The social life (and afterlife) of extractive resources – everyday extractivism in India
Panel at the SANR Meeting 2021
An emerging new research on resource materialities aids our understanding of not just the political economy of the commodity chain of a resource but also the social life of resources. The re-appreciation of materiality is part of what has been termed the material (or relatedly the ontological) turn in a wider context of the exploration of human-non-human interactions, in this context pertaining to extractive resources or minerals. In particular, how resources are extracted in relation to certain types of changing land use patterns, technological and labour arrangements pertaining to the way they benefit some groups as opposed to others, while also generating forms of environmental pollution and finally shaping everyday politics and subjectivities. Therefore, in a developing country like India, where mineral sites and riverbeds have emerged as sites of physical, structural and symbolic forms of conflict between the need for development and environmental protection, resource extraction is subsumed within quotidian relations of territorialization, extractive power and labor among multiple actors. While it is important to understand the everyday social life of these minerals, equally imperative is the afterlife. For example, a moratorium or intervention by judiciary on extraction in an area can lead to re-shaping of both the environmental as well as development discourses, thereby altering and even ushering in newer forms of power relations. Extractivism, by this logic therefore shapes and is shaped by both macro and micro processes around subject formation and power relations. Using case studies, consisting of rich empirics, this panel will attempt to inquire into and provide newer insights by comparing different forms of extraction/extractive processes across India's federal geography, including but not limited to coal, river-bed sand and iron-ore.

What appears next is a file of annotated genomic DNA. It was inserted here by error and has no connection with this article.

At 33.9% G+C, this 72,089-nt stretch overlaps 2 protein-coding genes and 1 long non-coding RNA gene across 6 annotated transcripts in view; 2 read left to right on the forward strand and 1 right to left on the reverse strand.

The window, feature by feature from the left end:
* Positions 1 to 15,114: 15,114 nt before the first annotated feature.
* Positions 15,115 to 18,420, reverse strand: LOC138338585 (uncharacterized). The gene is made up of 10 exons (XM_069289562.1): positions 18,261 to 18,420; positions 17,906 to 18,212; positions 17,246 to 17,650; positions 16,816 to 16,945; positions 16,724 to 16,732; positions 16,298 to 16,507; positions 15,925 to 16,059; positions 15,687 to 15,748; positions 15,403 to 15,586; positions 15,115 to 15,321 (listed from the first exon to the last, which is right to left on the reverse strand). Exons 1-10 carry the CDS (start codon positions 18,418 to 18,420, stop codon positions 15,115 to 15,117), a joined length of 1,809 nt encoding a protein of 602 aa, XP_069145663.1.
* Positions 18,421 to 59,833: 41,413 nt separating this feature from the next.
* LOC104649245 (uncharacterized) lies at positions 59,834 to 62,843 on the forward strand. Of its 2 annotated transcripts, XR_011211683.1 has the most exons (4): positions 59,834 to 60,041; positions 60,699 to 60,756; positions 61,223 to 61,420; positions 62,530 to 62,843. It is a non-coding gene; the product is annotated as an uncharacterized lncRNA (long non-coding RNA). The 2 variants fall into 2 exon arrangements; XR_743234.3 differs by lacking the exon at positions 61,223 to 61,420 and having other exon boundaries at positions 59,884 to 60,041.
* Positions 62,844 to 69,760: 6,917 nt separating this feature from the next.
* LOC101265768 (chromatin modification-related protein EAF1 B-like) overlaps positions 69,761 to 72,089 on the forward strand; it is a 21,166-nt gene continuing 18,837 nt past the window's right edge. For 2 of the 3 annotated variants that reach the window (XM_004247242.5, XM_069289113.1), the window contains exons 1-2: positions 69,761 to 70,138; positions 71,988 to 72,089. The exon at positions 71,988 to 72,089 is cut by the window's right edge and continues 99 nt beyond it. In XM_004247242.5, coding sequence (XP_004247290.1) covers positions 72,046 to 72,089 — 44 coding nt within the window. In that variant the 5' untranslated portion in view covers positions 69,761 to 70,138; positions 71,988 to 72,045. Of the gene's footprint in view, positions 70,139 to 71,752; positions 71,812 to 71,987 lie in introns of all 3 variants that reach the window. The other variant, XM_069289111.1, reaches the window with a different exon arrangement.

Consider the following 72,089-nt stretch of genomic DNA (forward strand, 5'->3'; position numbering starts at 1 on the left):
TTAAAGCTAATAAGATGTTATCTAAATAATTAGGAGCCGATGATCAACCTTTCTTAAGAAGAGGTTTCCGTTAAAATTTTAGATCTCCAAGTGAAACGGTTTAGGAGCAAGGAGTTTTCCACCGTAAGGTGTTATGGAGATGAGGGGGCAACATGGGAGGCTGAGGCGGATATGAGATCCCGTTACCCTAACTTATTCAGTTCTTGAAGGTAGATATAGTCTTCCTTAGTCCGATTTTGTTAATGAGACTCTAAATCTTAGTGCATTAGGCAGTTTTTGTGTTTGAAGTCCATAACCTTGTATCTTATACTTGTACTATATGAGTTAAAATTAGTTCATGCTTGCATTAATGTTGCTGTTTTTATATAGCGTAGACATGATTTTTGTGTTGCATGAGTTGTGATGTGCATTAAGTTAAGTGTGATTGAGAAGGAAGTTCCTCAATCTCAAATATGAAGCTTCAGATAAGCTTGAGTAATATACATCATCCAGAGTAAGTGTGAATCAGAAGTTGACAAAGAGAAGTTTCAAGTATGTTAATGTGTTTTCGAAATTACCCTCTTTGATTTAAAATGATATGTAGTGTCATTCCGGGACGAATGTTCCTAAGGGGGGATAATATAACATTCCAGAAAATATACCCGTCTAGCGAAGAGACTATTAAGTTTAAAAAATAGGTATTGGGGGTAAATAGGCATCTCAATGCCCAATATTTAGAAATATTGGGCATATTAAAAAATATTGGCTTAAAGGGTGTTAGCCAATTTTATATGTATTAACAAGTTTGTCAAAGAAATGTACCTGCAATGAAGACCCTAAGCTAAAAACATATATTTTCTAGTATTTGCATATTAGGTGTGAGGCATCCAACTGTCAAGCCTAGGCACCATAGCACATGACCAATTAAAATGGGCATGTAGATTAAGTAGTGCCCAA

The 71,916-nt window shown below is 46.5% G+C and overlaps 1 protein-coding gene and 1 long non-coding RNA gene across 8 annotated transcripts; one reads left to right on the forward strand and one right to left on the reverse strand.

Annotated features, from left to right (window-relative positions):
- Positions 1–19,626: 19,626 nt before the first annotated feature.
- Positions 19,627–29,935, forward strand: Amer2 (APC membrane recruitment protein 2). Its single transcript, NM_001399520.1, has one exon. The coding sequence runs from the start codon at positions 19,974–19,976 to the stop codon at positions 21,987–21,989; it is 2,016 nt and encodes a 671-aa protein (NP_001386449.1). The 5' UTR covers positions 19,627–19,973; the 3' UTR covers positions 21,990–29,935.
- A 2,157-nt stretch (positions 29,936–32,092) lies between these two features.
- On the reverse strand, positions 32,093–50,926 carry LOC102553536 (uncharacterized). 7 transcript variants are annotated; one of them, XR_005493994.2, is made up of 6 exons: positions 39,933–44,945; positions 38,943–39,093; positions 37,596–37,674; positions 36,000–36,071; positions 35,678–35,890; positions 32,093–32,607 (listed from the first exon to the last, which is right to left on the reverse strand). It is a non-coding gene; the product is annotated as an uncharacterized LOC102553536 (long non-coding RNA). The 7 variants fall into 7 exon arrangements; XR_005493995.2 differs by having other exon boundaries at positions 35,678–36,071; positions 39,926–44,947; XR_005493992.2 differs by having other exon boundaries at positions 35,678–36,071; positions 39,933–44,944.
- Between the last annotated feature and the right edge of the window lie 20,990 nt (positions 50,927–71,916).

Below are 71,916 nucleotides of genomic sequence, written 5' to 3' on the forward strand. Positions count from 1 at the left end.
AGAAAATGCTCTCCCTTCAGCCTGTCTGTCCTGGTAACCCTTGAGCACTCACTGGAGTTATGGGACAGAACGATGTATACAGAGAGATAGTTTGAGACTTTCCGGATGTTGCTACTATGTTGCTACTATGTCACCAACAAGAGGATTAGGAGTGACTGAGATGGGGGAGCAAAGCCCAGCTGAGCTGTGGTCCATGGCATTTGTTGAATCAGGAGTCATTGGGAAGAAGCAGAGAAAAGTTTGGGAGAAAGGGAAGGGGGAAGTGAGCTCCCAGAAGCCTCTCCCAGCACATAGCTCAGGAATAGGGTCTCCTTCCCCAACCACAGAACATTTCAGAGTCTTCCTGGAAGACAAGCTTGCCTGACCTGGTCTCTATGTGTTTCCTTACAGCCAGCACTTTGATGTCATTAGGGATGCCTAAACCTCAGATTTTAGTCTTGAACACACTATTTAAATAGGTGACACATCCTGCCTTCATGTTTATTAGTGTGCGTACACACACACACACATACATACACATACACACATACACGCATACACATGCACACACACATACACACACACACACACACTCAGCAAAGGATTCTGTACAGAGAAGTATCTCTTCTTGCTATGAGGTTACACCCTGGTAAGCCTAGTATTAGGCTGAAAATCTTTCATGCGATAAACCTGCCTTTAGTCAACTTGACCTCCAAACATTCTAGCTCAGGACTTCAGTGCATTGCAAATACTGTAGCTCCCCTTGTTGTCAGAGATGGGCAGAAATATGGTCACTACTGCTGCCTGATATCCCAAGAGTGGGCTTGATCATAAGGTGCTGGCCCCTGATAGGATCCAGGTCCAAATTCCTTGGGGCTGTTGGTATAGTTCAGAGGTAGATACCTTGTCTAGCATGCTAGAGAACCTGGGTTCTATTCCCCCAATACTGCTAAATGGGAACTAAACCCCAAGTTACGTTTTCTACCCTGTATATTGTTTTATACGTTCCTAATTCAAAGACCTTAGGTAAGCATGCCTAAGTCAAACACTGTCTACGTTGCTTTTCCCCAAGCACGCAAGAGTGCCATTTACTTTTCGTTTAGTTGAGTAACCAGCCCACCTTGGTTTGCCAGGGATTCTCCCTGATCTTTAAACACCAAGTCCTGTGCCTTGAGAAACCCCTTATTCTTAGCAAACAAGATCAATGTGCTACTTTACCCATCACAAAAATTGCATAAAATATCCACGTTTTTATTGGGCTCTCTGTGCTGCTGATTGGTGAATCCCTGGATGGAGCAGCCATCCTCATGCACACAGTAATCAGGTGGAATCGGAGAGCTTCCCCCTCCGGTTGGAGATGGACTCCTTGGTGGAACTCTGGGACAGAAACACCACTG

- Patrik Oskarsson, Swedish University of Agricultural Sciences
- Kenneth Bo Nielsen, University of Oslo
- Bengt Karlsson, Stockholm University
- Anwesha Dutta, Chr. Michelsen Institute, Bergen